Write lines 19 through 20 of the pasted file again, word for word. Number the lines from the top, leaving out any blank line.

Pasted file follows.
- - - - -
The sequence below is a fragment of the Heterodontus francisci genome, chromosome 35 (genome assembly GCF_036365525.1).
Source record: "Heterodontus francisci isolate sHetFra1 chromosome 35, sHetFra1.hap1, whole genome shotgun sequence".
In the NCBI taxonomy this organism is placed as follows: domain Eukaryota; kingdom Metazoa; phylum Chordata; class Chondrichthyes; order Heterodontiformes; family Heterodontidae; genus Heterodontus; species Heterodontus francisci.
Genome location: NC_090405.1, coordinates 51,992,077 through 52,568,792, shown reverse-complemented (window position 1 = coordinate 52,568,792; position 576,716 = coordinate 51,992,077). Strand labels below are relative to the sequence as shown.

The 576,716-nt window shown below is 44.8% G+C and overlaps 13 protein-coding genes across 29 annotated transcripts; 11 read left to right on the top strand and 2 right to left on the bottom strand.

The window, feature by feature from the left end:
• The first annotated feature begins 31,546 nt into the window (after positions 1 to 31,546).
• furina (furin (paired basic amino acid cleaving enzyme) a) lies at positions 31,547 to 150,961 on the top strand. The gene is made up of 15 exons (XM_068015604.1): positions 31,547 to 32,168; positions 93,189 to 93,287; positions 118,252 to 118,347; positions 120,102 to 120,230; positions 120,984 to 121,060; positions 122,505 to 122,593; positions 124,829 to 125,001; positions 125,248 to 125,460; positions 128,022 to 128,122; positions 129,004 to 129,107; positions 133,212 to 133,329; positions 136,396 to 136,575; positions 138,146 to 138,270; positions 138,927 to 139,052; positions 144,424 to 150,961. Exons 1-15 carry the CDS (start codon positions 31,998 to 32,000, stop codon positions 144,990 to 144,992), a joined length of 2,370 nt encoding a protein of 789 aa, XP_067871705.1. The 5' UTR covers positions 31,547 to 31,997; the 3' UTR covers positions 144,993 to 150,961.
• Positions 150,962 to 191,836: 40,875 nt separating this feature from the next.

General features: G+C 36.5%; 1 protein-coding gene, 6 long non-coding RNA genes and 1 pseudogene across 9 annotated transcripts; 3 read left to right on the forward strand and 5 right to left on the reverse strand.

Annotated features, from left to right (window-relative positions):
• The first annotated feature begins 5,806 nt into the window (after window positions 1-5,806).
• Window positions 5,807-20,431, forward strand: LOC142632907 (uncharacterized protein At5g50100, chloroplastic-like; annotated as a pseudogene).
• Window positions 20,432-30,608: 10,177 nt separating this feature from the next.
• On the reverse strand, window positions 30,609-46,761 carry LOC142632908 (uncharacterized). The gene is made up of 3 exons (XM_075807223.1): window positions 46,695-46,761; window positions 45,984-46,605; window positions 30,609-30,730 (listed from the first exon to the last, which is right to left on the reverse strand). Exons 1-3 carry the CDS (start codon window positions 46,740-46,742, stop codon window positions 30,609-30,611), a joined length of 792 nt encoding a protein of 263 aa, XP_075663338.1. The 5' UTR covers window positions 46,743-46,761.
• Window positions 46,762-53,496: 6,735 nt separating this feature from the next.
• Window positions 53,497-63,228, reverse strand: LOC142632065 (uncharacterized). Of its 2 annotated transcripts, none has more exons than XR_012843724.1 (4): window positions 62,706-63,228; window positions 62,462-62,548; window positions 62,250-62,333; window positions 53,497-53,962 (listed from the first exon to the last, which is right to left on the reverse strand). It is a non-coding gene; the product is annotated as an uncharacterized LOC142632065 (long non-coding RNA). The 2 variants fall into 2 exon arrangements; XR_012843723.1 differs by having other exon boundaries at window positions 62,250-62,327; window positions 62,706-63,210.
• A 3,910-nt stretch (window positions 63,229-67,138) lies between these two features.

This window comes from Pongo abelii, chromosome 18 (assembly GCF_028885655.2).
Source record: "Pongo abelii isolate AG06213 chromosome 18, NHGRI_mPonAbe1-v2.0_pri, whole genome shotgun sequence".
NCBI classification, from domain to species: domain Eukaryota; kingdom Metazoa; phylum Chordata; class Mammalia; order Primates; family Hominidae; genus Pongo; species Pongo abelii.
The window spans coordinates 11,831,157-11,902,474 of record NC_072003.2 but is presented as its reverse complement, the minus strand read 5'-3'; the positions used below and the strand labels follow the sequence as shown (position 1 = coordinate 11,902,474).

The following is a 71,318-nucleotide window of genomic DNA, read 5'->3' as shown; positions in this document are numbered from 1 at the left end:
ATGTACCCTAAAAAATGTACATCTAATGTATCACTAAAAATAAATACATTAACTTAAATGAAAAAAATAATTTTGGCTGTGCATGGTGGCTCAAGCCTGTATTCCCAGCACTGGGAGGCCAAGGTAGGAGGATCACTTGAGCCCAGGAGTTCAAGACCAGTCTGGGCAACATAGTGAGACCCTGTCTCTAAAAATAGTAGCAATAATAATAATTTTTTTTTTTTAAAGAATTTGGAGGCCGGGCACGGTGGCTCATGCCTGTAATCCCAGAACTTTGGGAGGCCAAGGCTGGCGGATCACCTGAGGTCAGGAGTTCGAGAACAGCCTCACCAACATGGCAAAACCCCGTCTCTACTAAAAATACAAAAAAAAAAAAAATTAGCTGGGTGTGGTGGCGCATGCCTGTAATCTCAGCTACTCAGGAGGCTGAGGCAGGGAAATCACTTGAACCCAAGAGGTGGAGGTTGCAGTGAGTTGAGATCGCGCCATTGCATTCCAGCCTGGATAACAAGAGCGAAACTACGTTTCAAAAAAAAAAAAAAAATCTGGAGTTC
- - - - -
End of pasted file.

This window comes from Pongo abelii, chromosome 18 (assembly GCF_028885655.2).
Source record: "Pongo abelii isolate AG06213 chromosome 18, NHGRI_mPonAbe1-v2.0_pri, whole genome shotgun sequence".